EU Retaliatory Tariffs Moved Up to June 22
The European Commission adopted June 20 the regulation to implement the European Union’s “rebalancing measures” in response to a June 1 increase in U.S. tariffs on steel and aluminum from EU and other countries. As a result, starting June 22 the EU will impose an additional 25 percent tariffs on a list of products worth €2.8 billion. Affected products include textile, apparel, and footwear items, rice, orange juice, bourbon whiskey, tobacco products, cosmetic products, steel and aluminum products, playing cards, sailboats, and motorcycles.
Trade Commissioner Cecilia Malmström said that the EU “did not want to be in this position” but that “the rules of international trade, which we have developed over the years hand in hand with our American partners, cannot be violated without a reaction from our side.” Malmström defended the EU tariffs as “measured, proportionate, and fully in line with WTO rules” and said they would be removed if the U.S. removes its tariffs.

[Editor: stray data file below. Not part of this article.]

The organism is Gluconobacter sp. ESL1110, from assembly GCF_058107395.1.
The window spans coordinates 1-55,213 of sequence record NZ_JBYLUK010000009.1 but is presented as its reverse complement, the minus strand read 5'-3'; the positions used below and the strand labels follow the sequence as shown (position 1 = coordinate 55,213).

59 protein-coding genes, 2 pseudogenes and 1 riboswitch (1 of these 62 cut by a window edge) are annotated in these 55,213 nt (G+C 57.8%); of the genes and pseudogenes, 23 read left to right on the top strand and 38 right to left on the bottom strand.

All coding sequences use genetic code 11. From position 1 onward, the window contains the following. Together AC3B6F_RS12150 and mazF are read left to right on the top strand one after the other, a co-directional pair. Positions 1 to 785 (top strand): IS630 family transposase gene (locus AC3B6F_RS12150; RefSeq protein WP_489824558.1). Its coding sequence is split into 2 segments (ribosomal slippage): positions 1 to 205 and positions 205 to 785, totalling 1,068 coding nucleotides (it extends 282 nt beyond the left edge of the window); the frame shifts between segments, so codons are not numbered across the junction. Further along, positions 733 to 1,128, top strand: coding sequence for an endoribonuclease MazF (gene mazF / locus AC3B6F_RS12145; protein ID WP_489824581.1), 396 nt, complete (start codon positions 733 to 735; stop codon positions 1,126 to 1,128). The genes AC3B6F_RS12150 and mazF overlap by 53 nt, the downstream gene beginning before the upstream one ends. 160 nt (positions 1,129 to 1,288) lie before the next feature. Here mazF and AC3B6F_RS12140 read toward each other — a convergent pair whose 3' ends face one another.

The Commission notes that the retaliatory tariffs are part of a three-pronged EU response that also includes the June 1 launch of a World Trade Organization case and the March 26 initiation of a safeguard investigation meant to protect the European market from disruptions caused by the diversion of steel from the U.S. market. The EU has also warned that tariffs on another €3.6 billion worth of U.S. goods could be increased by 10 to 50 percent in March 2021 (or sooner, if the WTO case is decided against the U.S. before then) if the U.S. has not rescinded its steel and aluminum tariffs by that time.